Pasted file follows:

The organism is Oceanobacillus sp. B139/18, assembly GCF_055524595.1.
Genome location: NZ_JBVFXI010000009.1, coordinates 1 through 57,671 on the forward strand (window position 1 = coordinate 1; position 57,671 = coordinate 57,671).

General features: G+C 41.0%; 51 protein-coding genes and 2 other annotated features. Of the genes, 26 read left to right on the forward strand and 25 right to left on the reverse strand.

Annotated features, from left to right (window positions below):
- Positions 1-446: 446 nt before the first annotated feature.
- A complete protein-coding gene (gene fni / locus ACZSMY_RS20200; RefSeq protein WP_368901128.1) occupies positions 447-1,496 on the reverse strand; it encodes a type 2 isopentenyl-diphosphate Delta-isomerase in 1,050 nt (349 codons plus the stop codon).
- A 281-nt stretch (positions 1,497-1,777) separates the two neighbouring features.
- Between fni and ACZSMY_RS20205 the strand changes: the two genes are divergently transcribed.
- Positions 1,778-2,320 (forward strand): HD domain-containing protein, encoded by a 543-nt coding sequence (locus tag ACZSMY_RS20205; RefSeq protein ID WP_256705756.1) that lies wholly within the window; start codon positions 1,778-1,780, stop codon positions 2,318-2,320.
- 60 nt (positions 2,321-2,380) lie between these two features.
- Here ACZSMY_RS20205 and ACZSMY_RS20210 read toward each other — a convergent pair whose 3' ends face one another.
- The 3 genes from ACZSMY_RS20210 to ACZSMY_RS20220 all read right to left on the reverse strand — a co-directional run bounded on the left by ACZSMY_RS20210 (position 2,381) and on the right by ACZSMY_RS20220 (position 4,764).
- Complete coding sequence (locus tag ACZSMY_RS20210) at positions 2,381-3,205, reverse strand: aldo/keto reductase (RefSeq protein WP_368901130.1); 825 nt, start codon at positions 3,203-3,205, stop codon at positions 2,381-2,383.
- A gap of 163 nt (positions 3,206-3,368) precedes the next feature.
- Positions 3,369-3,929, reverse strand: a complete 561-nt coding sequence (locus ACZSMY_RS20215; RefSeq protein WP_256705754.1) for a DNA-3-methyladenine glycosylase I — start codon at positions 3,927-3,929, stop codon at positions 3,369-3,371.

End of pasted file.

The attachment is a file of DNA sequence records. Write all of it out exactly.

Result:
The organism is Oceanobacillus sp. B139/18, assembly GCF_055524595.1.
Genome location: NZ_JBVFXI010000009.1, coordinates 1 through 57,671 on the forward strand (window position 1 = coordinate 1; position 57,671 = coordinate 57,671).

General features: G+C 41.0%; 51 protein-coding genes and 2 other annotated features. Of the genes, 26 read left to right on the forward strand and 25 right to left on the reverse strand.

Annotated features, from left to right (window positions below):
- Positions 1-446: 446 nt before the first annotated feature.
- A complete protein-coding gene (gene fni / locus ACZSMY_RS20200; RefSeq protein WP_368901128.1) occupies positions 447-1,496 on the reverse strand; it encodes a type 2 isopentenyl-diphosphate Delta-isomerase in 1,050 nt (349 codons plus the stop codon).
- A 281-nt stretch (positions 1,497-1,777) separates the two neighbouring features.
- Between fni and ACZSMY_RS20205 the strand changes: the two genes are divergently transcribed.
- Positions 1,778-2,320 (forward strand): HD domain-containing protein, encoded by a 543-nt coding sequence (locus tag ACZSMY_RS20205; RefSeq protein ID WP_256705756.1) that lies wholly within the window; start codon positions 1,778-1,780, stop codon positions 2,318-2,320.
- 60 nt (positions 2,321-2,380) lie between these two features.
- Here ACZSMY_RS20205 and ACZSMY_RS20210 read toward each other — a convergent pair whose 3' ends face one another.
- The 3 genes from ACZSMY_RS20210 to ACZSMY_RS20220 all read right to left on the reverse strand — a co-directional run bounded on the left by ACZSMY_RS20210 (position 2,381) and on the right by ACZSMY_RS20220 (position 4,764).
- Complete coding sequence (locus tag ACZSMY_RS20210) at positions 2,381-3,205, reverse strand: aldo/keto reductase (RefSeq protein WP_368901130.1); 825 nt, start codon at positions 3,203-3,205, stop codon at positions 2,381-2,383.
- A gap of 163 nt (positions 3,206-3,368) precedes the next feature.
- Positions 3,369-3,929, reverse strand: a complete 561-nt coding sequence (locus ACZSMY_RS20215; RefSeq protein WP_256705754.1) for a DNA-3-methyladenine glycosylase I — start codon at positions 3,927-3,929, stop codon at positions 3,369-3,371.